Sumlin said the competition between the two is ongoing, and that he’s been pleased with the progress of both players. He said it helps his team because they’ve always allowed all quarterbacks to get work with the first team.

“Anybody who has been around knows that we rotate players with the first team, has seen us rotate snaps with the first team and because of that I think it gives your team a chance to develop a relationship or camaraderie with that first team if something happens,” Sumlin said.

Sumlin is confident that Texas A&M’s offense will be OK no matter who’s running the show because of his offensive line. The group, led by left tackle Jake Matthews, is expected to be a strength despite losing Matt’s twin brother, Luke Joeckel, when he was selected second overall in the draft. Matthews, the son of NFL Hall of Famer Bruce Matthews, will be joined on the line this season by little brother Mike Matthews at center.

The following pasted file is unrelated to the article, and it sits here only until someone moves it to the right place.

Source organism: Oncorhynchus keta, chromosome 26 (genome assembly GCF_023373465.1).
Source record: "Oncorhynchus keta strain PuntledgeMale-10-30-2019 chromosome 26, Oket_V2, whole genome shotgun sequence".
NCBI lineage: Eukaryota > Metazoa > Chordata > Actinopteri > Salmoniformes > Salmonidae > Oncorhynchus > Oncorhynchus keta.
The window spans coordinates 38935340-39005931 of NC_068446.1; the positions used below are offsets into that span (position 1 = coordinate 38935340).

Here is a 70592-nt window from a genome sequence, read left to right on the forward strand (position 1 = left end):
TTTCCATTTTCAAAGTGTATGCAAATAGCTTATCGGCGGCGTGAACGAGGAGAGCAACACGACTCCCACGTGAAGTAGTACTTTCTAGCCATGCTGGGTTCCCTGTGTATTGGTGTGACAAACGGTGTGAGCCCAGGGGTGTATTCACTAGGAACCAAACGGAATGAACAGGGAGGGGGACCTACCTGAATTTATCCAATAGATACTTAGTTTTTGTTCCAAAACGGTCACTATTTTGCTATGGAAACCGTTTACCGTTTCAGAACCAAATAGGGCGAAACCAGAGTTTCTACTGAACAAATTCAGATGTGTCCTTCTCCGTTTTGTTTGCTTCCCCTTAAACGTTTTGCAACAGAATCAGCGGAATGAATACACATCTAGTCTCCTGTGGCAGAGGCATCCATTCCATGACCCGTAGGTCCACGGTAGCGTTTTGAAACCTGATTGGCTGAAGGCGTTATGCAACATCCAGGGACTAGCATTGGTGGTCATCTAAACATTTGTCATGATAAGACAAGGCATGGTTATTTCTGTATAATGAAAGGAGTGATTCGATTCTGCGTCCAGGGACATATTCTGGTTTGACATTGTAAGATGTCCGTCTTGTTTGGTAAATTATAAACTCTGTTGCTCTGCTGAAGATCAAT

“We’ve got a really solid offensive line which takes a little bit of the pressure off Matt and Kenny,” Sumlin said. “When Johnny’s taking snaps, when he’s in there he’s really trying to help the perimeter guys. Our offensive line gives us an opportunity to rotate those quarterbacks and have them be successful.”

Senior running back Ben Malena is confident that Joeckel or Hill could ably fill in at quarterback if necessary.

“Both of those guys have really done great things when they’ve got their opportunities in practice,” he said. “They have both had opportunities to make plays and they have. It’s a great competition.”